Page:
A few years ago, I adopted a “fear reactive dog”, who I named Gypsy, as she had had several unhappy homes, which had left her with some behavioral problems, namely, she was aggressive with other dogs and was very afraid of people (though she was never aggressive with them).
A friend of mine recommended that I see Tamra, who was very experienced dealing with all types of behavioral problems. My friend was already working with Tamra, successfully training her dog to be a service dog.
I met Tamra about 10 months ago and Gypsy, who is terrified of nearly everyone she meets, immediately trusted Tamra, which already gave me confidence in this woman. Over the last 10 months, we have been working with Gypsy to slowly overcome her fears. It is a long process but one that has proved very rewarding, because of Tamra’s expertise and patience in dealing with a fear reactive dog. I very much like her philosophy of progressing slowly, letting Gypsy do things in her own way, with plenty of positive reinforcement – lots of hot dogs! She never forces Gypsy to do anything she’s uncomfortable with, just gradually persuading her that the world really is not as scary as she thinks. Gypsy still has a way to go, but she has already become much more confident and comfortable around other dogs.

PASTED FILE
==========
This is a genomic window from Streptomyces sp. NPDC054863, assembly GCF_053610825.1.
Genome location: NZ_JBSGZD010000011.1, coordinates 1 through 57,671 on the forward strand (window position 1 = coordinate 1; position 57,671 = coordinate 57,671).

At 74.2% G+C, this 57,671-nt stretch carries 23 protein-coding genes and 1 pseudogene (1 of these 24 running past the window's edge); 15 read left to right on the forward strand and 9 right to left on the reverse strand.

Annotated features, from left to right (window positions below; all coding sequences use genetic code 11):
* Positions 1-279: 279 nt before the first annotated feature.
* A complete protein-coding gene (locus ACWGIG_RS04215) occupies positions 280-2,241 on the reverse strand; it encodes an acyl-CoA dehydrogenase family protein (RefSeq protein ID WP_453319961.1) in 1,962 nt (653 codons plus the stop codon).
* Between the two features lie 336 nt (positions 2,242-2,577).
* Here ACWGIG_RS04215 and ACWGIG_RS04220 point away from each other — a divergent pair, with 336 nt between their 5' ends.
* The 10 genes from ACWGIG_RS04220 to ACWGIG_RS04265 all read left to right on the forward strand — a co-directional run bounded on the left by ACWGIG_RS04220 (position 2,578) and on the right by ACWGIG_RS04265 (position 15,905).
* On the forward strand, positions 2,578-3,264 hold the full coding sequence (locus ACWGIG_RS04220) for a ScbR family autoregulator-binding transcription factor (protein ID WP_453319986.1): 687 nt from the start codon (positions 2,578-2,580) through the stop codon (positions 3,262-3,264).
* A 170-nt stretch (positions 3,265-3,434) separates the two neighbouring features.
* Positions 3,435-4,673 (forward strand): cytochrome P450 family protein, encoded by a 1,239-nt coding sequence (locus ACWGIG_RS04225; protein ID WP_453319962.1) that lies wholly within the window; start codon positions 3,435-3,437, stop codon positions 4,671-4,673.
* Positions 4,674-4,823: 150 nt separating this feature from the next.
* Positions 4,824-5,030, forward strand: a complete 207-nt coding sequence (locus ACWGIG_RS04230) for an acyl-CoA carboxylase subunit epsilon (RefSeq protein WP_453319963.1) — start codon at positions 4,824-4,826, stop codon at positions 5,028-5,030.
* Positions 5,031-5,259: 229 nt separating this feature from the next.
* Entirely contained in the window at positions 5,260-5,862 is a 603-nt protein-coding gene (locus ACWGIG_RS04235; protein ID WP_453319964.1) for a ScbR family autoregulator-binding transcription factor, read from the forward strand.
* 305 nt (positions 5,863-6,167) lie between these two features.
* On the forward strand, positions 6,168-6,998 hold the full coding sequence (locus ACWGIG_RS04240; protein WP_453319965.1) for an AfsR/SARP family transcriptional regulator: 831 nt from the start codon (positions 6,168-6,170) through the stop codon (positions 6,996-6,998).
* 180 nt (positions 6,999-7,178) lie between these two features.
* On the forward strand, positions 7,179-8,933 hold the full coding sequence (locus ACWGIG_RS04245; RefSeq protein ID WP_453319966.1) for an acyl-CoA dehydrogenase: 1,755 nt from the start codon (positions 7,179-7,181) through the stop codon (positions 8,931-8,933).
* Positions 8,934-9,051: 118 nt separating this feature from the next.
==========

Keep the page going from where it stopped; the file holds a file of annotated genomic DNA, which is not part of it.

Since I got Gypsy, I’ve taken her to obedience classes and have met with several “Animal Behaviorists”, whose only recommendations were to either put Gypsy down or to get rid of her, which I was not about to do because she really is an adorable little dog – she’s bright, intelligent and very loving with the right people. Tamra understands all this and has worked diligently with me, also taking into consideration my lifestyle, to help Gypsy to be more comfortable in her world.
I would recommend Tamra for any type of dog training, whether it be puppy training, obedience classes, behavioral training, help with service dogs, or whatever your dog may need. She is very kind, patient and is absolutely against any type of harsh training – choker collars, prong collars, forcing dogs into submissive behavior, as this only trains the dog to be obedient, but not necessarily to like you or to trust their world!
Margaret Sheer, Truth or Consequences, NM